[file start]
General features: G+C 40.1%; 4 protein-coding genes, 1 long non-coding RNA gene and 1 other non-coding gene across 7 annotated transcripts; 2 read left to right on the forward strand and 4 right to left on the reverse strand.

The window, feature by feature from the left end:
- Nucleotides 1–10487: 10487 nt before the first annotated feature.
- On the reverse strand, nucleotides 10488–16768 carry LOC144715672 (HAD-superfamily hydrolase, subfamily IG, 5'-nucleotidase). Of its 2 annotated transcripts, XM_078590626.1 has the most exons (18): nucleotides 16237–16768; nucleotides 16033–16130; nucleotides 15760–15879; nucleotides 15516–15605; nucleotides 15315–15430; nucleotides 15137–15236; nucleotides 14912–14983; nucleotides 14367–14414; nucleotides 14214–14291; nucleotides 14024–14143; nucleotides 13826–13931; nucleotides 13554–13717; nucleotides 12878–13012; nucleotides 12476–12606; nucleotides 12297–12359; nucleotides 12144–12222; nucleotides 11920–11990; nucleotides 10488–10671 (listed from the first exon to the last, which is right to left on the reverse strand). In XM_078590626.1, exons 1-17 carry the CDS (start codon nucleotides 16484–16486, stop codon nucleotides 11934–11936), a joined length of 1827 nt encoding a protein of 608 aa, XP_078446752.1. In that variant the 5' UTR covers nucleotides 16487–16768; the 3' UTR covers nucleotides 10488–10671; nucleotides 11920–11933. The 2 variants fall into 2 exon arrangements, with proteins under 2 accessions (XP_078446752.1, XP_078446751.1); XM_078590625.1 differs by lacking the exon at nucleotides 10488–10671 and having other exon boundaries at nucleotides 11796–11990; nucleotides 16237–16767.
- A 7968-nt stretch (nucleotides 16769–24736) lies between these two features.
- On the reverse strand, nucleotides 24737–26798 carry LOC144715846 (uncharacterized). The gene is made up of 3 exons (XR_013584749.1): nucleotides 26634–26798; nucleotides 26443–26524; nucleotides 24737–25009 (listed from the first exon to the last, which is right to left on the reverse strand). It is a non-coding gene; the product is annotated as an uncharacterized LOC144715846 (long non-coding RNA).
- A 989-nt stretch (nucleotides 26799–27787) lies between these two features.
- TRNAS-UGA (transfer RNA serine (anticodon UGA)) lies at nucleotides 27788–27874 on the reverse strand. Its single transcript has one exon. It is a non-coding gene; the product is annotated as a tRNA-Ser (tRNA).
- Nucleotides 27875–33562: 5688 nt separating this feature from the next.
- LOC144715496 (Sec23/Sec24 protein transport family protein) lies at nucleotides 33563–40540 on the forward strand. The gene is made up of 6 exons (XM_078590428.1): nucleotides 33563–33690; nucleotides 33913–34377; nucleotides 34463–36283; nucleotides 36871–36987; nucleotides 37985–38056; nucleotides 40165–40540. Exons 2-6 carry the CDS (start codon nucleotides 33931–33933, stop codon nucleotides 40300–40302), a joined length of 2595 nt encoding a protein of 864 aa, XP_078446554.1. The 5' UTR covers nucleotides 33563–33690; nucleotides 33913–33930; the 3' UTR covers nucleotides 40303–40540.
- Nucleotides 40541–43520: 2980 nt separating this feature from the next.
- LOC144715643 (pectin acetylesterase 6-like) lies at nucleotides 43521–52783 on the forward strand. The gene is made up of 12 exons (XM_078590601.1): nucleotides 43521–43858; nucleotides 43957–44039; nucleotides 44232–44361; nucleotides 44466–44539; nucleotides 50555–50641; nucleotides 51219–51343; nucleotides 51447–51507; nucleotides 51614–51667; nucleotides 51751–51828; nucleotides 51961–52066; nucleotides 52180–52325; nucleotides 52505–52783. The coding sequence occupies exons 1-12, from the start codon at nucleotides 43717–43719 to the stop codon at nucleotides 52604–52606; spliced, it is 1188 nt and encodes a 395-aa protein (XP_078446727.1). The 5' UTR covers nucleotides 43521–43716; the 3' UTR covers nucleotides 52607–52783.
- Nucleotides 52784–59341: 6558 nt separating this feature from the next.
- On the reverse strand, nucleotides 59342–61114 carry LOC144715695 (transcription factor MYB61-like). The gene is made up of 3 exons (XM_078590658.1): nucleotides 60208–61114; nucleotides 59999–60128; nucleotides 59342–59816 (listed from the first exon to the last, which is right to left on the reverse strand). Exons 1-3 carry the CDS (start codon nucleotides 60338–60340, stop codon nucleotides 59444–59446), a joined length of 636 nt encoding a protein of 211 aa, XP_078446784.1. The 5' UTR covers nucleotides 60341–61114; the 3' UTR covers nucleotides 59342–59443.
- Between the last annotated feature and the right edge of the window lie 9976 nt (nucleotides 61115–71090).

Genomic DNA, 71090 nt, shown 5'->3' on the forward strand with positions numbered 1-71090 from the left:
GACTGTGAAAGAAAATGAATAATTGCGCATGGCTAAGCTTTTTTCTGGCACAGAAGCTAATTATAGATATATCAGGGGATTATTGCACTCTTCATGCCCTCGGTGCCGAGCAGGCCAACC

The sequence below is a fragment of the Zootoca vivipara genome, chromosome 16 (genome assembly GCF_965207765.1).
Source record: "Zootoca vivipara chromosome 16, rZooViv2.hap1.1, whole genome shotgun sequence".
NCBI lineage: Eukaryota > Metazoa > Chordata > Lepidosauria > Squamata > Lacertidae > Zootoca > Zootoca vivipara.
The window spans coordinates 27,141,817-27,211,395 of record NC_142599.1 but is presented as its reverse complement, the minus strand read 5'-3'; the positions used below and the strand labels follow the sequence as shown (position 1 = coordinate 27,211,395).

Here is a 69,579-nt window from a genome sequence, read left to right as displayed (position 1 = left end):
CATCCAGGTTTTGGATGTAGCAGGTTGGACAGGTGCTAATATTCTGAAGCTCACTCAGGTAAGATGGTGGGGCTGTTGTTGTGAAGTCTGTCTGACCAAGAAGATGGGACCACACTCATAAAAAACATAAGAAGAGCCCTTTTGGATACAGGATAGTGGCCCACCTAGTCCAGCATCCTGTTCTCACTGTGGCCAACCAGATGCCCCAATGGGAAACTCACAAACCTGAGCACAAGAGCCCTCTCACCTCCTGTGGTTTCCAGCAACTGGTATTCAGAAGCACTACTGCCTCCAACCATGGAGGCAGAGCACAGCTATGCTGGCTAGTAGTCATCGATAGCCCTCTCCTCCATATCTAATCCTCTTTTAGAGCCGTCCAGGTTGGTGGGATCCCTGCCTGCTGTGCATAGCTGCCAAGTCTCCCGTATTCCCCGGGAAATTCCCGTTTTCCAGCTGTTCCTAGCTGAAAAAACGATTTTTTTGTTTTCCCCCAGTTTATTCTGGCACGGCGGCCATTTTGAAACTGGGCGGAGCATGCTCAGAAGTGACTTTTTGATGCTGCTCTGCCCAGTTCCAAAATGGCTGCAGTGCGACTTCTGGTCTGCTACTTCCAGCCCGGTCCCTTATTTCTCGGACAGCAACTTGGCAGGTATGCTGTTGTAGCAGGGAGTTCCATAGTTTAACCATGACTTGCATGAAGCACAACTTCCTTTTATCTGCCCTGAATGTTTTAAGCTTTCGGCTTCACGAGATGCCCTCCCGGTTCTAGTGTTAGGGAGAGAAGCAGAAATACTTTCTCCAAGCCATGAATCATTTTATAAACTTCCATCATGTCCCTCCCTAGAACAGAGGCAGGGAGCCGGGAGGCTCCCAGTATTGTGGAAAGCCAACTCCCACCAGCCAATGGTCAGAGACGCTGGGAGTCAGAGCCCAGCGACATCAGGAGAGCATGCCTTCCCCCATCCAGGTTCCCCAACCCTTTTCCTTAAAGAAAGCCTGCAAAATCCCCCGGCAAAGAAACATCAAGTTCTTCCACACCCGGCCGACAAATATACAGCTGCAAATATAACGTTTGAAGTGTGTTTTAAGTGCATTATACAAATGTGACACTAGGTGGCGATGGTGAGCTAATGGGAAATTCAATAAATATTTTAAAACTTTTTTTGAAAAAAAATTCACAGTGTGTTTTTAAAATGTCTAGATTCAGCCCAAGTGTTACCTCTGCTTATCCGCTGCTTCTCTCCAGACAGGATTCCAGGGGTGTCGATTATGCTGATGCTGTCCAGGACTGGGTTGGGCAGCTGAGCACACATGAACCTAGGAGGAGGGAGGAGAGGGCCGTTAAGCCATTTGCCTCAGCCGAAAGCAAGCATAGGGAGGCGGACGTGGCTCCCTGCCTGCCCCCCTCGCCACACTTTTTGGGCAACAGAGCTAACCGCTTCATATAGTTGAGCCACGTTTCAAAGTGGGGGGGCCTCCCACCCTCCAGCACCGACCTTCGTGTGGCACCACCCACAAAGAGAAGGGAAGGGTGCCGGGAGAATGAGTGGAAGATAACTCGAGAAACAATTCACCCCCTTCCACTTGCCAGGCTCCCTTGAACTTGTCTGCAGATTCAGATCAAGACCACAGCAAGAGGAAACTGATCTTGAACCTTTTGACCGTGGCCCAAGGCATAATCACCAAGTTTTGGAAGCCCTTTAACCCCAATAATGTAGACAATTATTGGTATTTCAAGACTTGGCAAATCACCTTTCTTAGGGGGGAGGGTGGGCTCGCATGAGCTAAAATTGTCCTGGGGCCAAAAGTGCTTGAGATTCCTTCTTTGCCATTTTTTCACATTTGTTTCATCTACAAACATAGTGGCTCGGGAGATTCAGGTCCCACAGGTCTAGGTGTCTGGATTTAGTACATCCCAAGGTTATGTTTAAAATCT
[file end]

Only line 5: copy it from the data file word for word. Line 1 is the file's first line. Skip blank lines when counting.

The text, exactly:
- A 7968-nt stretch (nucleotides 16769–24736) lies between these two features.